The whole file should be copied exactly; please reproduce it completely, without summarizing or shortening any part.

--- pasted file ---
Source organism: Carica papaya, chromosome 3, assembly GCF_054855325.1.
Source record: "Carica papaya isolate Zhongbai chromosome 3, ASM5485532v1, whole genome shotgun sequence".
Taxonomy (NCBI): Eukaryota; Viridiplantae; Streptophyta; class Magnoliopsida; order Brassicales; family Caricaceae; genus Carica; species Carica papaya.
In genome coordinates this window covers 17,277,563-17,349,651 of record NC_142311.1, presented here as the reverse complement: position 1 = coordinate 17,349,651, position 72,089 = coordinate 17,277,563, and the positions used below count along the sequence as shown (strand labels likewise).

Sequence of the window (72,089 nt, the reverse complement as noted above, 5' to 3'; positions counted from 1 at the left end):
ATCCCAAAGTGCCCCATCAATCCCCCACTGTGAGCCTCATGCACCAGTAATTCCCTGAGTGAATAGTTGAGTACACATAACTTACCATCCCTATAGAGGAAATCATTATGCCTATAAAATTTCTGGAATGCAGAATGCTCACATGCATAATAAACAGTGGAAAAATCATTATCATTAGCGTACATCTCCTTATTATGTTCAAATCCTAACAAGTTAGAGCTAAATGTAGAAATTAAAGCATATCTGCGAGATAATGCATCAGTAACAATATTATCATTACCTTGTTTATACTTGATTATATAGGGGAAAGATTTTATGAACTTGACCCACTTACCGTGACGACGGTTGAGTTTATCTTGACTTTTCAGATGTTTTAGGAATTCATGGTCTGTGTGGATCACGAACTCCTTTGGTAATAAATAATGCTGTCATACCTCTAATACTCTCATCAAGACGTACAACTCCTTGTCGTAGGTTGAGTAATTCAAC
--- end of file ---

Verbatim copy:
Source organism: Carica papaya, chromosome 3, assembly GCF_054855325.1.
Source record: "Carica papaya isolate Zhongbai chromosome 3, ASM5485532v1, whole genome shotgun sequence".
Taxonomy (NCBI): Eukaryota; Viridiplantae; Streptophyta; class Magnoliopsida; order Brassicales; family Caricaceae; genus Carica; species Carica papaya.
In genome coordinates this window covers 17,277,563-17,349,651 of record NC_142311.1, presented here as the reverse complement: position 1 = coordinate 17,349,651, position 72,089 = coordinate 17,277,563, and the positions used below count along the sequence as shown (strand labels likewise).

Sequence of the window (72,089 nt, the reverse complement as noted above, 5' to 3'; positions counted from 1 at the left end):
ATCCCAAAGTGCCCCATCAATCCCCCACTGTGAGCCTCATGCACCAGTAATTCCCTGAGTGAATAGTTGAGTACACATAACTTACCATCCCTATAGAGGAAATCATTATGCCTATAAAATTTCTGGAATGCAGAATGCTCACATGCATAATAAACAGTGGAAAAATCATTATCATTAGCGTACATCTCCTTATTATGTTCAAATCCTAACAAGTTAGAGCTAAATGTAGAAATTAAAGCATATCTGCGAGATAATGCATCAGTAACAATATTATCATTACCTTGTTTATACTTGATTATATAGGGGAAAGATTTTATGAACTTGACCCACTTACCGTGACGACGGTTGAGTTTATCTTGACTTTTCAGATGTTTTAGGAATTCATGGTCTGTGTGGATCACGAACTCCTTTGGTAATAAATAATGCTGTCATACCTCTAATACTCTCATCAAGACGTACAACTCCTTGTCGTAGGTTGAGTAATTCAAC